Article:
A few excellent articles worth sharing:
Although this doesn’t seem to take into account the enormous amounts of debt and extravagant living expenses of most Americans, it does point to the fact that homeownership is relatively affordable for most of us. In Cincinnati, where the average home is just over $100k, “the American dream” is well within reach.
I might not be a fan of standardized schooling, in general, but I could get behind an agricultural-based school. I wonder what this would do in an urban setting in the Midwest?
Our city has a few horse-drawn carriages in the Central Business District and, as a downtown resident, I’ve heard varied opinions about them. This article offers an interesting discussion about the issue and how it’s playing out in two other cities.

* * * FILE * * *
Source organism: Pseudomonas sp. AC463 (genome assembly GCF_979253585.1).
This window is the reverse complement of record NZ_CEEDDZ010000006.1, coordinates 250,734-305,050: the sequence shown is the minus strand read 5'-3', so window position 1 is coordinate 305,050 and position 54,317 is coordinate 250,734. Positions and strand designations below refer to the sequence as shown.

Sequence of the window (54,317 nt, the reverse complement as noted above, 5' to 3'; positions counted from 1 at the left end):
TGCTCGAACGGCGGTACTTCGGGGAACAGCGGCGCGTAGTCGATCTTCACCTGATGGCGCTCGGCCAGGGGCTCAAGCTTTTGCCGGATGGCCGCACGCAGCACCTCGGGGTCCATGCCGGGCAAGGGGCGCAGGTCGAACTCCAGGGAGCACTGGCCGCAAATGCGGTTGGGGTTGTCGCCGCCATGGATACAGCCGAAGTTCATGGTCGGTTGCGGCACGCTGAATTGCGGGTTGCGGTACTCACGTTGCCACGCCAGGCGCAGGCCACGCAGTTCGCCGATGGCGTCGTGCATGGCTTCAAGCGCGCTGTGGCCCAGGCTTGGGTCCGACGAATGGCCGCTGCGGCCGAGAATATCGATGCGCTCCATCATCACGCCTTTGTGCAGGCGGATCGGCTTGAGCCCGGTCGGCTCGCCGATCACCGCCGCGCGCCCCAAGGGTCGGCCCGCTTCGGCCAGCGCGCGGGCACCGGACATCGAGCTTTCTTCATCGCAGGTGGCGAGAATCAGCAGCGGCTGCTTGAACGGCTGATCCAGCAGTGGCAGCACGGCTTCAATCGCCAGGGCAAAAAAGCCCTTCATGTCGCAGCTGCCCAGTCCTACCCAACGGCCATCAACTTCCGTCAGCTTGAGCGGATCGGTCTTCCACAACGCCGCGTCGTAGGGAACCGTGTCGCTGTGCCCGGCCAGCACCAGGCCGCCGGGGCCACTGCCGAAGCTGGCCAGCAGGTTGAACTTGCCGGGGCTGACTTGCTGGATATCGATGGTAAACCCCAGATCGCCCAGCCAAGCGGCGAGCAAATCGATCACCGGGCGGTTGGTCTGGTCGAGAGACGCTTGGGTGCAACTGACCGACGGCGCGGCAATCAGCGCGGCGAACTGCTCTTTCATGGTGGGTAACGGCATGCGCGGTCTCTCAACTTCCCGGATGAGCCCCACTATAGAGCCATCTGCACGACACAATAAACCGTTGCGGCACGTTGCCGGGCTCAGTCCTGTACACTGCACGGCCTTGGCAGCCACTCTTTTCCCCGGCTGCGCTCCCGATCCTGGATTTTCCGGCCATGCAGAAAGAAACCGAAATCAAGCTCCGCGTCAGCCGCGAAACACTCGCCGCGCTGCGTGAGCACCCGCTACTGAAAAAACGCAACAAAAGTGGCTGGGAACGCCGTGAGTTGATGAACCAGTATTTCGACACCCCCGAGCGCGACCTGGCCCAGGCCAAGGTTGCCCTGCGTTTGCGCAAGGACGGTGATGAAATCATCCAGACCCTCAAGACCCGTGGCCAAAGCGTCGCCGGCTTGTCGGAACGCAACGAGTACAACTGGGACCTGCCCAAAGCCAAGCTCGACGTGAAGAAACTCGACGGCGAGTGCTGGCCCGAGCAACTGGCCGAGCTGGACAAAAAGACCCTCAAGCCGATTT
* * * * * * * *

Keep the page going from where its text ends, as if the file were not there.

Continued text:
Cincinnati was not included in this list (I wonder why?), but it’s interesting nonetheless. What exactly does it cost to be a yuppie in this city?
5. The Case for Big Cities, in 1 Map via the Washington Post
In 31 states, one or two metro areas account for the vast majority of economic output in the state. Those numbers make clear that while you may like to hate on big cities, you — and we — need them.
It’s hard to ignore such striking facts. I would love to see one done on a local level. There’s got to be some Cincinnati-based data analyst willing to put together a similar study (and infographic!) for our region…